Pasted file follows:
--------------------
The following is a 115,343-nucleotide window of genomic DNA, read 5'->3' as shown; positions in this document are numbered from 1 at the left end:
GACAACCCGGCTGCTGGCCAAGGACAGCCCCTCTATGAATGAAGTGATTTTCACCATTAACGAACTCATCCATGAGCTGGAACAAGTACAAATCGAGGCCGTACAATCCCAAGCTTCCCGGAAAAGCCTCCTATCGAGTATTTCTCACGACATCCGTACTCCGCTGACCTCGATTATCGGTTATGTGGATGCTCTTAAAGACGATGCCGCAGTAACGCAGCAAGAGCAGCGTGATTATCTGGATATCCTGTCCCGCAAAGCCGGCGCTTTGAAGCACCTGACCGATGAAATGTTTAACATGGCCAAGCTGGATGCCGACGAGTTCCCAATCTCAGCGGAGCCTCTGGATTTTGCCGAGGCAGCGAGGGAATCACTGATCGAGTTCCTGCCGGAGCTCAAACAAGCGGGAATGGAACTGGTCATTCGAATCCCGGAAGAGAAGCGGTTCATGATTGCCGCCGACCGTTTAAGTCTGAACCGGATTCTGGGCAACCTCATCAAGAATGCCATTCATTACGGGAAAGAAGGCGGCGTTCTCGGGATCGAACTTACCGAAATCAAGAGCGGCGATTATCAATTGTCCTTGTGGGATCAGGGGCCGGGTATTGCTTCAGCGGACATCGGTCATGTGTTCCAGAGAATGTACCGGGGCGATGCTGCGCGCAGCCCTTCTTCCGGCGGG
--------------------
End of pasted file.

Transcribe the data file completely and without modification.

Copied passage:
The following is a 115,343-nucleotide window of genomic DNA, read 5'->3' as shown; positions in this document are numbered from 1 at the left end:
GACAACCCGGCTGCTGGCCAAGGACAGCCCCTCTATGAATGAAGTGATTTTCACCATTAACGAACTCATCCATGAGCTGGAACAAGTACAAATCGAGGCCGTACAATCCCAAGCTTCCCGGAAAAGCCTCCTATCGAGTATTTCTCACGACATCCGTACTCCGCTGACCTCGATTATCGGTTATGTGGATGCTCTTAAAGACGATGCCGCAGTAACGCAGCAAGAGCAGCGTGATTATCTGGATATCCTGTCCCGCAAAGCCGGCGCTTTGAAGCACCTGACCGATGAAATGTTTAACATGGCCAAGCTGGATGCCGACGAGTTCCCAATCTCAGCGGAGCCTCTGGATTTTGCCGAGGCAGCGAGGGAATCACTGATCGAGTTCCTGCCGGAGCTCAAACAAGCGGGAATGGAACTGGTCATTCGAATCCCGGAAGAGAAGCGGTTCATGATTGCCGCCGACCGTTTAAGTCTGAACCGGATTCTGGGCAACCTCATCAAGAATGCCATTCATTACGGGAAAGAAGGCGGCGTTCTCGGGATCGAACTTACCGAAATCAAGAGCGGCGATTATCAATTGTCCTTGTGGGATCAGGGGCCGGGTATTGCTTCAGCGGACATCGGTCATGTGTTCCAGAGAATGTACCGGGGCGATGCTGCGCGCAGCCCTTCTTCCGGCGGG